18 THE INDIAN ADVOCATE. A Memory of the Franco-Prussian War. In the little church-yard of an old fashioned French hamlet, as most French hamlets are, stands, amid the surrounding graves, a solitary cross, on which hangs, in spring and summer, an often -renewed wreath of flowers, supplemented in autumn by garlands of many-colored leaves, and when the snows of winter render the pure silence of" the cemetery, more pure and sil ent still, a carefully treasured wreath of immortelles is produced from the innumerable wrappings which have protected it during the summer, and, placed by a pair of withered hands, tireless in this labor of love, upon the arm of the shapely cross that stands alone, in its little inclosure, marking no grave, yet sacred to the memory of one whose story I am about to relate to you. The trembling feet that make a daily pilgrimage to the spot, the loving fingers that arrange and rearrange the flowery offerings, the tearful eyes that never cease weeping at the foot of...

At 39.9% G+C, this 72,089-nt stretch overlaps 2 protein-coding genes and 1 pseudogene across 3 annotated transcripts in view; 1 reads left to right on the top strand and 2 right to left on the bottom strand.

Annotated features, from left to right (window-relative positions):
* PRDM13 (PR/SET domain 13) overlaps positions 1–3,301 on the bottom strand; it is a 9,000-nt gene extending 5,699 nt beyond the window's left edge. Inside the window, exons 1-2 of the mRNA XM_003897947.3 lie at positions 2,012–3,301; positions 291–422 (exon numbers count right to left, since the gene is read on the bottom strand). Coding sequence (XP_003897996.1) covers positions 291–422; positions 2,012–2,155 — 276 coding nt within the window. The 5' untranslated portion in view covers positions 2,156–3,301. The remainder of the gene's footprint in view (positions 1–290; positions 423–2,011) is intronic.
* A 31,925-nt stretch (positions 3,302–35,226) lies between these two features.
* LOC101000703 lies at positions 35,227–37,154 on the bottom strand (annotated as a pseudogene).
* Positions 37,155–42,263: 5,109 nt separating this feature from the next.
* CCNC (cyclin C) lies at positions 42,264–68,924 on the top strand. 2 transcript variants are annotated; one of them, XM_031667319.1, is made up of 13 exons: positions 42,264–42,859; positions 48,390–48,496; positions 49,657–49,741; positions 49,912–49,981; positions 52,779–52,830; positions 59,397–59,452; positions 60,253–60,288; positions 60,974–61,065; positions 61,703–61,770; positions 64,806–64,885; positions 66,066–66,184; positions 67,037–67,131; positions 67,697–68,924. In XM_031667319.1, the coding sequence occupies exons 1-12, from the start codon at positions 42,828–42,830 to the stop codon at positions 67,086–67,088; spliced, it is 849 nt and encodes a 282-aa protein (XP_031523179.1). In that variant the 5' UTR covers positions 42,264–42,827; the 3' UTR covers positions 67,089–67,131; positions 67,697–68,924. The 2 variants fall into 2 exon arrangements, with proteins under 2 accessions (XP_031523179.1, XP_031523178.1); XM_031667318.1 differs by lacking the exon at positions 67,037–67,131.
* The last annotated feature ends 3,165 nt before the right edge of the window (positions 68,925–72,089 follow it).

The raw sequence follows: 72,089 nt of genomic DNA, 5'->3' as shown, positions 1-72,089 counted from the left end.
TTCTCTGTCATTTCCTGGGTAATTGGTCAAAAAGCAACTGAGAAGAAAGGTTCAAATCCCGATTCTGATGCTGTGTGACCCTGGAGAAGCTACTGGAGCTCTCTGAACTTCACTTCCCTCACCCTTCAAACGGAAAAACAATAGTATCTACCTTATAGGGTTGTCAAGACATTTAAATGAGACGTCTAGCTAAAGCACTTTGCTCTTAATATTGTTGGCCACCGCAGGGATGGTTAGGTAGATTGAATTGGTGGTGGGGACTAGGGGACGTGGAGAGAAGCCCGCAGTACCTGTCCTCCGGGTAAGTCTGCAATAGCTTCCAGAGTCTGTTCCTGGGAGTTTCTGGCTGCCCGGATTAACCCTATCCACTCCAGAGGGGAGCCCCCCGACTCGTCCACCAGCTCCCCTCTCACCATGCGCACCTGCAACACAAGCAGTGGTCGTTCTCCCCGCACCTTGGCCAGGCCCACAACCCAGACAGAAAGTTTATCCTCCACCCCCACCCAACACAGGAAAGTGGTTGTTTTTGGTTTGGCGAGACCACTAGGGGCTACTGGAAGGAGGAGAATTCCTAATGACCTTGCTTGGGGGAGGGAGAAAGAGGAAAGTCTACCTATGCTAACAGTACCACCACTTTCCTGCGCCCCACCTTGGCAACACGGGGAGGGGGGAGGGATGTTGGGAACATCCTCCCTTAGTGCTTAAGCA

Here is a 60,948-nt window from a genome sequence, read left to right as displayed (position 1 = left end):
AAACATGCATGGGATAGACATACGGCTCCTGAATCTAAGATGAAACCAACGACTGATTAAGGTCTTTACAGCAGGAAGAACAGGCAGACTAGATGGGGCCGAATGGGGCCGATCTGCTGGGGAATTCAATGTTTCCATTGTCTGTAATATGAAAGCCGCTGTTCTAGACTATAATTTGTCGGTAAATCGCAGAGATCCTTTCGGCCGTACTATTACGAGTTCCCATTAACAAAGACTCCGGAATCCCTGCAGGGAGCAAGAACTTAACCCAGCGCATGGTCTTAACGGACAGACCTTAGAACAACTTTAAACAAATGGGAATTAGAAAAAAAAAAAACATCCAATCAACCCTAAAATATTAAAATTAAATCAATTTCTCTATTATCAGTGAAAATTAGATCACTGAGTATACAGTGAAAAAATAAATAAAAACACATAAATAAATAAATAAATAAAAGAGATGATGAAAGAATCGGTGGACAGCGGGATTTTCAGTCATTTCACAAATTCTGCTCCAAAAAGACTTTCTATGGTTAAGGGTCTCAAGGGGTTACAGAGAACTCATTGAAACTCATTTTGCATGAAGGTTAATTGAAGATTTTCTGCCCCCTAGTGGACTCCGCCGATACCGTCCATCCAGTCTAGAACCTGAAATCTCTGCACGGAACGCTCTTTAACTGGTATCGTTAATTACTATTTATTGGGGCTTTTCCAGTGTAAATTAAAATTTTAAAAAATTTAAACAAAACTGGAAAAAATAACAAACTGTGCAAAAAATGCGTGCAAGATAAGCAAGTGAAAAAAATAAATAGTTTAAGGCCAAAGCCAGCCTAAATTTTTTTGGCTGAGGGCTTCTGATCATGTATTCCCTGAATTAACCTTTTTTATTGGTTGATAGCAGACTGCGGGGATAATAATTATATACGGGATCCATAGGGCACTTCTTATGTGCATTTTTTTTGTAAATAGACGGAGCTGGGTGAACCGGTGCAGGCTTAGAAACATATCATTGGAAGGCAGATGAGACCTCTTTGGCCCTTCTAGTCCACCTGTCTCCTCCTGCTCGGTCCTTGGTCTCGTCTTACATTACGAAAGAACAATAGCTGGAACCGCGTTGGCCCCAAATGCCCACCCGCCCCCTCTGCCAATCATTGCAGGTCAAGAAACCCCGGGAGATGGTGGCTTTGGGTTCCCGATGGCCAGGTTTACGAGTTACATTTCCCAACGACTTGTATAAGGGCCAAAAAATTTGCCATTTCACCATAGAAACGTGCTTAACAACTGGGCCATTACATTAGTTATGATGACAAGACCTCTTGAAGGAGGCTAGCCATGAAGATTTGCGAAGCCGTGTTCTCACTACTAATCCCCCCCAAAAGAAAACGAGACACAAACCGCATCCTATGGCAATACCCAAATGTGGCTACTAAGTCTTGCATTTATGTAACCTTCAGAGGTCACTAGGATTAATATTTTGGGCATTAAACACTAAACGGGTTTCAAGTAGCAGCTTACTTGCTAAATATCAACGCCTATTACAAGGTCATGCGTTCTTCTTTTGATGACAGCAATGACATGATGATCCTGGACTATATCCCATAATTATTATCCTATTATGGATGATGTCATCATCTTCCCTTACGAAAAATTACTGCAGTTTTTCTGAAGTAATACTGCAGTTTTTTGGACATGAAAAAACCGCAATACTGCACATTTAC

Publication Title: Indian Advocate, The
Source: Chronicling America [US Library of Congress]
Country/State of Publication: Oklahoma, United States
Page 19 [Newspaper Page] — The Indian advocate. — 1 January 1894

THE INDIAN ADVOCATE. 10 which hung opposito the table, where the mother could always have her eyes upon it. But the soft, calm expression of the youthful features, now illumined by the rays of the setting sun, seemed to re-assure him, for he sat down again, half-laughing at the idea. "I would better not lose my head. Our Christian a renegade a Prussian! Never!" Once more restored to good humor, the blacksmith finished his meal, and sallied forth to meet a couplo of chums at the Ville de Strasbourg. Now Mother Lory is alone. Putting the three little girls to bed, in a tiny nest under the roof, she takes her work and sits before the door that faces the garden. From time to time she sighs and says to herself: "Yes, it is all true. They are cowards, these renegades, but their mothers will be glad to see them, all the same." She recalls the evenings, not so long ago, when her own son was wont to be busy, at this hour in the little garden, pruning vines, attending to the bee-hives, or wat...